The festival felt low-key after our time at Koh Phangan, and we couldn’t help but miss our community of contact improv misfits from Georgia. At the same time, we were happy to re-connect with friends and teachers from the island. The festival was held around a lake, with grassy fields and forests surrounding. It was close to midsummer and the sun didn’t really set. We got to spend evenings watching it trace its way sideways across the horizon for six hours before dipping under for a brief spell around midnight.
Jacob took this photo around 11:30pm:
When the Contact Journey was over, Jacob and I stayed on for several days way up in the mountains in the land of the Svan people (Svaneti), in a village at the end of the road, a place called Maseri. We called our guesthouse “the last house before Russia”, and it really was – we ran into a border checkpoint during one of our hikes. No one spoke English in the guesthouse, but they had Google Translate, and we had friends with us from the Journey who spoke Russian. The cook packed us lunches of local cheese, hearty bread, cucumber and tomato, with a firmly-tied little package of Svan salt, and we struck out on easy, wandering walks in the valley and mountains. The Caucasus was one of the most beautiful places we had seen, with fields full of wildflowers in all colors everywhere, ringed by contrasting green and snow-capped mountains. Semi-wild horses ran around along with cattle and dogs. I felt like we were in the “Sound of Music,” or one of those impeccably bucolic movie scenes designed to evoke the carefree innocence of childhood. We meandered across grassy pastures and picnicked by running streams, hiked to a waterfall and rode horses across vast green spaces without seeing a single other soul. At night we gathered in the kitchen/bedroom of the home-stay manager to try to catch the World Cup on TV from a Turkish satellite. We were sad to come out of those mountains, driven in a worn-out van down a winding road full of fallen rocks, cattle, pigs, and kids.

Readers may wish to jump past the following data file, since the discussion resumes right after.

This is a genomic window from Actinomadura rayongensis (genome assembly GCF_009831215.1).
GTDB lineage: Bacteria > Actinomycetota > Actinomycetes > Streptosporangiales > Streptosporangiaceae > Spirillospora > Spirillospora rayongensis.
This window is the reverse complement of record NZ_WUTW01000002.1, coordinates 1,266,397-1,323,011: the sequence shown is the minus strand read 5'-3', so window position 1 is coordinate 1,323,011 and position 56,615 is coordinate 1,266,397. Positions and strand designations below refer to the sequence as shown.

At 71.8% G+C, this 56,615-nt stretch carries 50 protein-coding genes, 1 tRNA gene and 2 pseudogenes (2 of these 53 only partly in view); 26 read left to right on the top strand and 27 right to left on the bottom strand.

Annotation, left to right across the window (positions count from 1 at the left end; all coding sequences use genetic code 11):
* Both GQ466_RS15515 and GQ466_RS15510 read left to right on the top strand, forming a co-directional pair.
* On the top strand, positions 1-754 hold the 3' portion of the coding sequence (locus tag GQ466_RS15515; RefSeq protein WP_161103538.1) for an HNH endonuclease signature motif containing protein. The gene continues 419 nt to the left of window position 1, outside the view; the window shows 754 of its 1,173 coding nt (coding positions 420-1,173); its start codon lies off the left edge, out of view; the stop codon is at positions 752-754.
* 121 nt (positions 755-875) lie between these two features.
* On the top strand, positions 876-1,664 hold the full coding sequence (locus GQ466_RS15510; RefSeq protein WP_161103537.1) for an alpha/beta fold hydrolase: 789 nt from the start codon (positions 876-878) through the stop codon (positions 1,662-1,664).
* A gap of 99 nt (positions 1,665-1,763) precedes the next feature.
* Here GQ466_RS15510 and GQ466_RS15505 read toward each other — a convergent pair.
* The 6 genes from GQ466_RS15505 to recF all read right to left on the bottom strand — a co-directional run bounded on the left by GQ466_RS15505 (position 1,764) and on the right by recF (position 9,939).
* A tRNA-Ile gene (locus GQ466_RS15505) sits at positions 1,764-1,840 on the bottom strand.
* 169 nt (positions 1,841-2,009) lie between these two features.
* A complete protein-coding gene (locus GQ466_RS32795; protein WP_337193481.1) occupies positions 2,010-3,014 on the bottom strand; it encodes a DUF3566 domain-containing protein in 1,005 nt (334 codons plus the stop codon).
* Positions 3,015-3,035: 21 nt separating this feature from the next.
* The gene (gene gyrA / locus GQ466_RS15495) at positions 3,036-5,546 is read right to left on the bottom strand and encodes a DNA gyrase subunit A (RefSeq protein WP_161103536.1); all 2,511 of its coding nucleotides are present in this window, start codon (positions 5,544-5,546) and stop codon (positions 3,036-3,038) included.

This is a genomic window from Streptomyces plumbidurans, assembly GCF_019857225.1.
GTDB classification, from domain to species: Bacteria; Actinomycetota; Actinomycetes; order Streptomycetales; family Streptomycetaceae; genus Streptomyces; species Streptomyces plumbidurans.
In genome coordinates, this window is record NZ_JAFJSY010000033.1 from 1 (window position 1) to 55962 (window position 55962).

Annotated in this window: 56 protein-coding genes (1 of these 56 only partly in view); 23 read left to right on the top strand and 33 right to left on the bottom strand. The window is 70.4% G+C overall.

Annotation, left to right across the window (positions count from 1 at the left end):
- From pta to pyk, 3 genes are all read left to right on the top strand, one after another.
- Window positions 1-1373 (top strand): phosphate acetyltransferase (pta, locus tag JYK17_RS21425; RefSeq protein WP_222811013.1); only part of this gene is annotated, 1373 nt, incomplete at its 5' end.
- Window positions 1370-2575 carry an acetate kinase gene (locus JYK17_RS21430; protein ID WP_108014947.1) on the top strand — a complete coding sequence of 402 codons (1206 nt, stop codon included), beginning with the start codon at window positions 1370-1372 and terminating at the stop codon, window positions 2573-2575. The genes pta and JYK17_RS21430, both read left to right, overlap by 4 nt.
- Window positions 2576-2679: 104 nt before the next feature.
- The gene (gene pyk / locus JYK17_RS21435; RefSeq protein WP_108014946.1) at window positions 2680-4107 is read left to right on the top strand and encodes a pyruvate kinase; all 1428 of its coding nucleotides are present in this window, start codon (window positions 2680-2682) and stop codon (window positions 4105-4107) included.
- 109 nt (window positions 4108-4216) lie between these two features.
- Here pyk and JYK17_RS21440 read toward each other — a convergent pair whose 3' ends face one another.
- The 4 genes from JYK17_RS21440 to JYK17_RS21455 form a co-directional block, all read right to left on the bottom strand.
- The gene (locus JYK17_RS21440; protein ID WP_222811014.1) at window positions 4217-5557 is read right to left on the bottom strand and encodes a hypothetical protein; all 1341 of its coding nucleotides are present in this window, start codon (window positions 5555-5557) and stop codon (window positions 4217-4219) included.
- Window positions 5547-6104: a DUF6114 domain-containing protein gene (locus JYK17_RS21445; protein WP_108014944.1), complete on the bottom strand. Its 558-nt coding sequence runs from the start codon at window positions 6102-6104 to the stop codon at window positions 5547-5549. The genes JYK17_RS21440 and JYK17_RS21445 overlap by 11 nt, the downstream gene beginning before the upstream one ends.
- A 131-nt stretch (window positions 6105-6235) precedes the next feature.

We returned to Tbilisi for a few days before leaving the country and stayed in the Old Town – an area so decrepit and dark that, walking through at night, I thought that surely the buildings were abandoned. But it was still inhabited. The piles of rocks and falling-down structures were a sad reminder of the political struggles of the Georgians. We could see that Old Town had once probably been charming, with leafy cobblestone streets and buildings with wrought-iron balconies. It was a huge contrast to the grand boulevards with imposing Russian architecture elsewhere in the city.
We had always wanted to see the Black Sea. We came close in Istanbul, on the Bosphorus, but not close enough. So, after leaving Svaneti, we went to the closest city on the coast, which happened to be Anaklia. It was a strange and desolate place to dip our feet in the sea, a semi-built up vacation spot for Georgians with a handful of stiff hotels and inexplicable modern sculptures rising next to what used to be a village. It was cold and windy.
Contact Improvisation is an honoring of every moment. There is a sweet surrendering that happens when our bodies stay faithful to what is happening now, and now… and NOW! One learns to recognize and differentiate subtle impulses in our movement choices and our partner’s choices. We begin to decipher the cues that we give and receive which tell us when to lead or follow, when to go up, when to go down, where to touch, how to lift, when to slow down, and when to be still. In this form one learns to stay in integrity with each choice, never forcing, never rushing. When Body, Mind, and Spirit are united in their instinctive wisdom one finds ones-self at home in every moment expressing one’s true nature.